April 2016 – MILITARY – On Wednesday, an event of the National Defense Industrial Association saw U.S. Air Force deputy assistant secretary David Walker presenting their hypersonic plan. The United States sees the potential use of hypersonic missiles by 2020. Though its counterparts might be pursuing nuclear variants, Washington said it has always intended the new hypersonic boost-glide weapons to remain purely conventional.
Although traditional ballistic missiles have already reach hypersonic speeds, they cannot maneuver. Now, according to the Daily Mail, the missile models in development can be guided: “Launched from the ground, aircraft, surface ships or submarines, hypersonic missiles would allow war fighters to strike time-critical targets at long range much faster.”
“Russia and China are also in on the game but — importantly — may not be restricting themselves to conventional weaponry on their HGVs,” writes physicist Yousaf Butt in the Huffington Post. The Pentagon is currently funding projects overseen by Raytheon. Defense One mentioned that there are two systems available: Boost Glide and Scramjet.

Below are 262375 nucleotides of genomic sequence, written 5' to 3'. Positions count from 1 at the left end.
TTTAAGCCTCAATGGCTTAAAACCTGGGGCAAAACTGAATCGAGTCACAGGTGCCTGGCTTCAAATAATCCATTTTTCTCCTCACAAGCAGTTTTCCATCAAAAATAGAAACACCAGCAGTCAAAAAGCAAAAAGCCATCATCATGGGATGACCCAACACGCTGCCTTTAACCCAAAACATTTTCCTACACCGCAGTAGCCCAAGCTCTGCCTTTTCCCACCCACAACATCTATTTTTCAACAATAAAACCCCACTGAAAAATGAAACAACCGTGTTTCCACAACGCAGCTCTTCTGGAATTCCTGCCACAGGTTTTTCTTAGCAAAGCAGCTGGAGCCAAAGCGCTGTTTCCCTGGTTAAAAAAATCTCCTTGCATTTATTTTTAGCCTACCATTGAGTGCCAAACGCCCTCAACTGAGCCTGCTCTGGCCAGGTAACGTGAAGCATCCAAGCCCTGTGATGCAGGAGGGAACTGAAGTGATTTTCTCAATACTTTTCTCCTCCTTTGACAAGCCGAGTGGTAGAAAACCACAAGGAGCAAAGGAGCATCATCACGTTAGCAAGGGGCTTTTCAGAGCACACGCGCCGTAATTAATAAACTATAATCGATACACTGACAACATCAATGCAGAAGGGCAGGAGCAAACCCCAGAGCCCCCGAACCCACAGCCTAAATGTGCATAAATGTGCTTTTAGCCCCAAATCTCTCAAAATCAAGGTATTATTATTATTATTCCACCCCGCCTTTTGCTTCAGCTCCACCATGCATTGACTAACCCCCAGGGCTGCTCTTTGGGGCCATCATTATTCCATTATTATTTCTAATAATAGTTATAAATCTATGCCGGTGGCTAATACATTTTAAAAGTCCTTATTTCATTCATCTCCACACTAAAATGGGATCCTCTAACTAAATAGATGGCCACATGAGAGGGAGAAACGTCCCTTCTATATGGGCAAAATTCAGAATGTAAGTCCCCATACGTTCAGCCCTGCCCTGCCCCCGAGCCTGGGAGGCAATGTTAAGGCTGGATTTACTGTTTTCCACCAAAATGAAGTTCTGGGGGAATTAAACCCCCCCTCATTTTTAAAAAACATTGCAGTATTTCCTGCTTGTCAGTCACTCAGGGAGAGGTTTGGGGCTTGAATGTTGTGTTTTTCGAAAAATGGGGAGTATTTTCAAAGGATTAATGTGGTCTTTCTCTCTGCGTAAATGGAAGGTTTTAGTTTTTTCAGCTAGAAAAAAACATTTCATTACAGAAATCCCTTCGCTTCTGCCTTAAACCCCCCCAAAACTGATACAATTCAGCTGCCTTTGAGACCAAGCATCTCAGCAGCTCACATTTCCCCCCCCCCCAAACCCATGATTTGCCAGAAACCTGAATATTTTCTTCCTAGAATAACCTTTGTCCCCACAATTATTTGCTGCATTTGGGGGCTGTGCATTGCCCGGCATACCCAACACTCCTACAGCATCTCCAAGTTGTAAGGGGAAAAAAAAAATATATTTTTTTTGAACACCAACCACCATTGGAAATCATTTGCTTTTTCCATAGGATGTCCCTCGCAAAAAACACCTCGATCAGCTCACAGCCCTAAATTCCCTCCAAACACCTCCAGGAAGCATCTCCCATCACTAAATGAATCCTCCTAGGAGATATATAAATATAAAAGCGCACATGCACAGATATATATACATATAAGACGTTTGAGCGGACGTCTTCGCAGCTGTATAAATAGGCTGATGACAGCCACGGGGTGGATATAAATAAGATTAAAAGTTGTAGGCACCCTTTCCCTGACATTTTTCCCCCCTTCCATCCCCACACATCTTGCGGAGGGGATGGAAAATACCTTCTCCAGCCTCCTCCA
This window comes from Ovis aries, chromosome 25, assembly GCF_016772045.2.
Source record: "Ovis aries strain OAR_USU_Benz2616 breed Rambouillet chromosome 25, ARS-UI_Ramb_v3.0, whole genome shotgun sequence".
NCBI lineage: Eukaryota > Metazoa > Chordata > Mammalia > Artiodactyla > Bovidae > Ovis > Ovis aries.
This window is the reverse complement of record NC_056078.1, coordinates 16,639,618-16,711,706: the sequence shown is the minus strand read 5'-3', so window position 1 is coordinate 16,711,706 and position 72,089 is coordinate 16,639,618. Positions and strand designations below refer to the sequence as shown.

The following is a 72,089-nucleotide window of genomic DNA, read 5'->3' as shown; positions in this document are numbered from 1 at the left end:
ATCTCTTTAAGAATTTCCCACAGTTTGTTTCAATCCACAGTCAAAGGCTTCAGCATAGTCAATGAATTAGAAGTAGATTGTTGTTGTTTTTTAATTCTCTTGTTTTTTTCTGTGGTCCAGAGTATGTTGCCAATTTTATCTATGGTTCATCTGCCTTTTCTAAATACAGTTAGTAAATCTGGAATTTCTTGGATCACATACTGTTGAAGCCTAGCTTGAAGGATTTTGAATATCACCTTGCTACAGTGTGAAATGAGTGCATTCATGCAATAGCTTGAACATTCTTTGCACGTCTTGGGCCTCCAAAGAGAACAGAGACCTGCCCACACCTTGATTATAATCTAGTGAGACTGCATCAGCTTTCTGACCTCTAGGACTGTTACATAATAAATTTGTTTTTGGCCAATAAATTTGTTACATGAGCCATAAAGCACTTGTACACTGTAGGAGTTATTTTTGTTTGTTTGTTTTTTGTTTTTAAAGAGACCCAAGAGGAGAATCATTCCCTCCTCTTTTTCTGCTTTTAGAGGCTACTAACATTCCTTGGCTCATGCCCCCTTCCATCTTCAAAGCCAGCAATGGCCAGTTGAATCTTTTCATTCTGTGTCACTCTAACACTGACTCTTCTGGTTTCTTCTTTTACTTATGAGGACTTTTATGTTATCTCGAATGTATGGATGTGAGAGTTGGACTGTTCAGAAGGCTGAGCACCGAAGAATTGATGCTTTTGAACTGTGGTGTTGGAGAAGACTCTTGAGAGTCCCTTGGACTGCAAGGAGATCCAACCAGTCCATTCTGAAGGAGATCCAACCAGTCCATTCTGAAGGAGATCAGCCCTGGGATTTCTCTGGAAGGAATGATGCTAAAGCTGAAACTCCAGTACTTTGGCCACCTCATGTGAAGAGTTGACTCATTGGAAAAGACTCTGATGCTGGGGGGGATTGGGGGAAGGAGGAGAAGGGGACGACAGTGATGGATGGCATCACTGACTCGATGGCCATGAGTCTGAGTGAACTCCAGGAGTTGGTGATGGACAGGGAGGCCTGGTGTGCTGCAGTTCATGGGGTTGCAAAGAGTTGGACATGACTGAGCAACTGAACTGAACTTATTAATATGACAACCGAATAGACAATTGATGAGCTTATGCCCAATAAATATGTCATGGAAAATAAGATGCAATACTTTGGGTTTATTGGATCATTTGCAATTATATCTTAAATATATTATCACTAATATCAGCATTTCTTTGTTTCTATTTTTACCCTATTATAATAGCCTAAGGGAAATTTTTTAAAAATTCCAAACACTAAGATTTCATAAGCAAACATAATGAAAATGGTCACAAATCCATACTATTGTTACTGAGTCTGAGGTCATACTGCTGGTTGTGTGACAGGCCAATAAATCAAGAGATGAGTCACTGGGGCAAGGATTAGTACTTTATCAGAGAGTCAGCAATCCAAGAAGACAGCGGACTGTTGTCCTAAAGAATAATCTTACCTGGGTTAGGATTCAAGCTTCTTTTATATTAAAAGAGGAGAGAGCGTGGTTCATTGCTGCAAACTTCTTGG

The Boost Guide rides a rocket into space, then re-enters the atmosphere and glides to its target. Meanwhile, the Scramjet scoops up oxygen as it flies a flatter path to its destination. These cruise missiles can steer their way past defenses or sneak below radar coverage, which are advantages when trying to penetrate sophisticated air defense systems. The goal of the entire project is not nuclearization but the creation of a re-usable hypersonic jet.
Although Washington has no nuclear intentions in the pipeline, they may be forced to move in that direction if it is confirmed that China and Russia are going to. Value Walk evaluates the possibility: “Quite simply, the United States will surely arm its hypersonics with nuclear payloads as well, which would be a U-turn on present policy but also necessary as a deterrent. – Morning Ledger